A Kingdom of Tender Colors
“Illness is nothing if not a narrative: the present isn’t what the past was supposed to lead up to, and the future holds God only knows what. Yet here is the funny side of cancer.”
“Laugh it off” is not the attitude one typically strikes when facing cancer. Yet this is the frame of mind that Seth Greenland, an award–winning playwright, screenwriter, and novelist, chooses in a memoir that probes his relationship with an aggressive lymphoma that struck him two decades earlier at age 37.
All memoir is about the self now reflecting on the self then. And illness is nothing if not a narrative: the present isn’t what the past was supposed to lead up to, and the future holds God only knows what. “Romantic ideas of what was to come contrast with what actually transpired,” he says at the end.
But Greenland doesn’t venture there at first. He admits to years of struggle before he could finally bring himself to explore the subject. But then most writers will tell you that any emotionally laden material needs to sit untouched in a drawer for a while before the author can tackle it honestly and with perspective.
And so, Greenland tells us, he is exploring “The funny side of cancer.” Why this choice he never exactly says given that his course of illness certainly contains plenty of setbacks and harrowing turns. His humor—and sarcasm—are moreover unrelenting. It’s one joke after another, an interminable standup routine in which the punchline repeatedly is “it tends to recur.”
Not far past the opening pages the reader feels he uses humor as a psychological defense, and that what he is defending against is a cauldron of unexpressed anxiety. He considers the Buddhist afterlife, but decides it is, “like the gourmet cheeseburger, an irresolvable paradox.” Later, “Thinking about the afterlife, unless someone is paying you, is a waste of precious time.”
He uses the metaphor of his father’s library to observe that books allow “access to the inner lives of its occupants.” But we don’t get far into his own inner thoughts despite the promise “to finally consider what happened,” and put the experience “in some kind of perspective.”
His childhood was “ham on Wonder Bread” and the “Good Humor truck.” Yet his is “a cancer family” in which multiple relatives are stricken. Close friends die. Even the dog gets cancer and the next–door Riverside Memorial Chapel is a “never–ending parade of dead people.” His mother prepared him and his siblings for her own early death, framing a family group photograph and giving each of them a copy.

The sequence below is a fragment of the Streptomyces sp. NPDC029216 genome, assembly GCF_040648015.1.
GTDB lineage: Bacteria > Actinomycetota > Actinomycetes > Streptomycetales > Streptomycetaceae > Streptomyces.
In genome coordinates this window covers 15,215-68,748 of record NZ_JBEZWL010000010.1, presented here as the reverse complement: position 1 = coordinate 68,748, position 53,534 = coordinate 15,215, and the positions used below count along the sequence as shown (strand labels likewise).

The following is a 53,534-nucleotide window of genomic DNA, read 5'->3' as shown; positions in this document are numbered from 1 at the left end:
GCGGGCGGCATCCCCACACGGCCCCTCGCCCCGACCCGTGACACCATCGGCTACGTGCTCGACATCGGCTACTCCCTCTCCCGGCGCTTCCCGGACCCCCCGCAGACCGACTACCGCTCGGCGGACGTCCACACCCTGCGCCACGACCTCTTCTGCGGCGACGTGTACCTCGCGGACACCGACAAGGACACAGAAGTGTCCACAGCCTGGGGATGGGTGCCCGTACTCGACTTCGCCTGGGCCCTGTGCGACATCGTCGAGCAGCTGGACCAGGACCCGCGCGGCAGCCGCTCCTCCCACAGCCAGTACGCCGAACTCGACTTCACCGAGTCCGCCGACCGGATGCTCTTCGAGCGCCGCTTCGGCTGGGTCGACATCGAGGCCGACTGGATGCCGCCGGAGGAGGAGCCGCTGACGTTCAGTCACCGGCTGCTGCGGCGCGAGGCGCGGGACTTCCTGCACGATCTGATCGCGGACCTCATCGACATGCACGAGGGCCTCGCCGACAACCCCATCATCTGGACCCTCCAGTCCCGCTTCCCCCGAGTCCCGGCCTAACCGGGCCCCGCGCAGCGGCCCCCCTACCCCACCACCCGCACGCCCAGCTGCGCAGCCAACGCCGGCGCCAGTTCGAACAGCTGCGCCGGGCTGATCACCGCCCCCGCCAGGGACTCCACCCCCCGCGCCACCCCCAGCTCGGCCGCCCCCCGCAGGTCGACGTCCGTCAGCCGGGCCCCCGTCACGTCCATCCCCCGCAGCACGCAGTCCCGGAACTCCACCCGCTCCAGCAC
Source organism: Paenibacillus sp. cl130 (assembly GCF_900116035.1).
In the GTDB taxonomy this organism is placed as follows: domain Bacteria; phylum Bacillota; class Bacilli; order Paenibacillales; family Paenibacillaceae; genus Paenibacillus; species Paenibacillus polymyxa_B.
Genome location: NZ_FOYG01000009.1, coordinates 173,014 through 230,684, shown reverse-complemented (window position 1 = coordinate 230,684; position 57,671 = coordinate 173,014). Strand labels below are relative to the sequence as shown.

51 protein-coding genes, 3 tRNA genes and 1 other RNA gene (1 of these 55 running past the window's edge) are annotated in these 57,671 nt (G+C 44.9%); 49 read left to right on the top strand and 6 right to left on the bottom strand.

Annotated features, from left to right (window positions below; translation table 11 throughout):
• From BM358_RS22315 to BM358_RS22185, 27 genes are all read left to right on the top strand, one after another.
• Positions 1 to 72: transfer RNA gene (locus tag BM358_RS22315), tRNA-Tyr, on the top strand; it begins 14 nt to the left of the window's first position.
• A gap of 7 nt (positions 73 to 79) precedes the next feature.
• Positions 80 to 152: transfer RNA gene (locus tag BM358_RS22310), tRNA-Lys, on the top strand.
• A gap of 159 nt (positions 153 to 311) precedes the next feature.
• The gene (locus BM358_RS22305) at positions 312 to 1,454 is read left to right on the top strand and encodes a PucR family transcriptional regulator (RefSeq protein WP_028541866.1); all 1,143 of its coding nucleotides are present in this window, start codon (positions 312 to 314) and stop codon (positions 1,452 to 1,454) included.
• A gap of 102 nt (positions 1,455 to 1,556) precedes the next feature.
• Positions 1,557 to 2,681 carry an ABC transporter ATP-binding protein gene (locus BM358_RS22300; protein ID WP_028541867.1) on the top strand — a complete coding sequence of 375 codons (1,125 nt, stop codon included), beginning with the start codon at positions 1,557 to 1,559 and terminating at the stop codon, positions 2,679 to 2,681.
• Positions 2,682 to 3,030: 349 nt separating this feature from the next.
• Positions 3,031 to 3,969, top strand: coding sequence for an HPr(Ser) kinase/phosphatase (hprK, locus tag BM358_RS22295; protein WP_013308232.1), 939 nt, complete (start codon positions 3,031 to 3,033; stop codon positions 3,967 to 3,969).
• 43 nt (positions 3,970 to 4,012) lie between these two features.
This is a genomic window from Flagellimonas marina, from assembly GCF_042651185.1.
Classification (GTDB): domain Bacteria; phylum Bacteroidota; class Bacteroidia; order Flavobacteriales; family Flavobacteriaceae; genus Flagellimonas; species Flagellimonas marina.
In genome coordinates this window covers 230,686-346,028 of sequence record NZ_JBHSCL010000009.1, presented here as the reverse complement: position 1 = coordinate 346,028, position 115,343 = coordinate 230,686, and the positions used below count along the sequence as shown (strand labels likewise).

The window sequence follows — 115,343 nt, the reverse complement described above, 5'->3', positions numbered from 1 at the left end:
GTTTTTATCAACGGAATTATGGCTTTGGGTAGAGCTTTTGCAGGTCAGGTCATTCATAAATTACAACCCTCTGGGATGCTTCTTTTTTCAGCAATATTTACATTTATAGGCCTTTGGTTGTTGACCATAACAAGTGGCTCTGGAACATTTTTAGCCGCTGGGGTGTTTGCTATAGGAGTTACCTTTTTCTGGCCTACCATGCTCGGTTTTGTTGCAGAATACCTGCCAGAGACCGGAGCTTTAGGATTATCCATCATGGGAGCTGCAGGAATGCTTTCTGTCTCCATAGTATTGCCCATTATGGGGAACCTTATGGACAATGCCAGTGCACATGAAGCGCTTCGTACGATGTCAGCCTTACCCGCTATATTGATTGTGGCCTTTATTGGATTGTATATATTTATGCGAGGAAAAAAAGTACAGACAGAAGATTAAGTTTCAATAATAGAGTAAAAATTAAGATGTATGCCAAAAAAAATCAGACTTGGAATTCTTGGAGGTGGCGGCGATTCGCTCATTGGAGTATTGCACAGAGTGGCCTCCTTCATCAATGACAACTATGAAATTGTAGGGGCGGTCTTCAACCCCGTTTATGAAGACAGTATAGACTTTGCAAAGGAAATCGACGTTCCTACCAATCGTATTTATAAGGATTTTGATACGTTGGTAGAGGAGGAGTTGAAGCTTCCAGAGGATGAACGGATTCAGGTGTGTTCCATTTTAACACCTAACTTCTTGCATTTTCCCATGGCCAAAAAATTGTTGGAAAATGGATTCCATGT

For years afterward Greenland enjoyed a successful screenwriting career, a happy marriage, a growing family. And then, during a routine doctor visit: swollen glands, blood tests, scans, and finally a biopsy that steers the arc of his narrative into The Twilight Zone.
Greenland decides to save his own life but is indiscriminate about what advice he takes, settling on a “health regimen” that includes Chinese medicine, red meat diets, meditation, “lymph brushing,” vitamins, enzymes, and coffee enemas. He gives no pat answers or soaring paeans to optimism or inspiration. His is ultimately a story of resiliency in navigating unexpected shoals and triumphing, but not before he drops the humor (“As a party trick, I take thirty pills at once”) and comes to terms with the luck that’s befallen him.
The screenwriter reminds us that “movies are about illusion. There is no greater illusion than the belief that we are not going to die.” After name dropping celebrities and doyennes of Studio 54, household names now long deceased, he marvels that he managed to survive all that. “When I am stuck in traffic or find myself in a quandary . . . I can usually step back and appreciate that I’m here to experience it in the first place.”
His unorthodox regimen continues for a year. And then another. And then five years pass. The 25 pounds he lost comes back. So does his hair. His scripts sell, as do his novels. Even his students get published. Content with success now, he still remembers after 25 years of remission that “traditional medicine assured me it would come back.” He wonders still, “Why was there no recurrence?”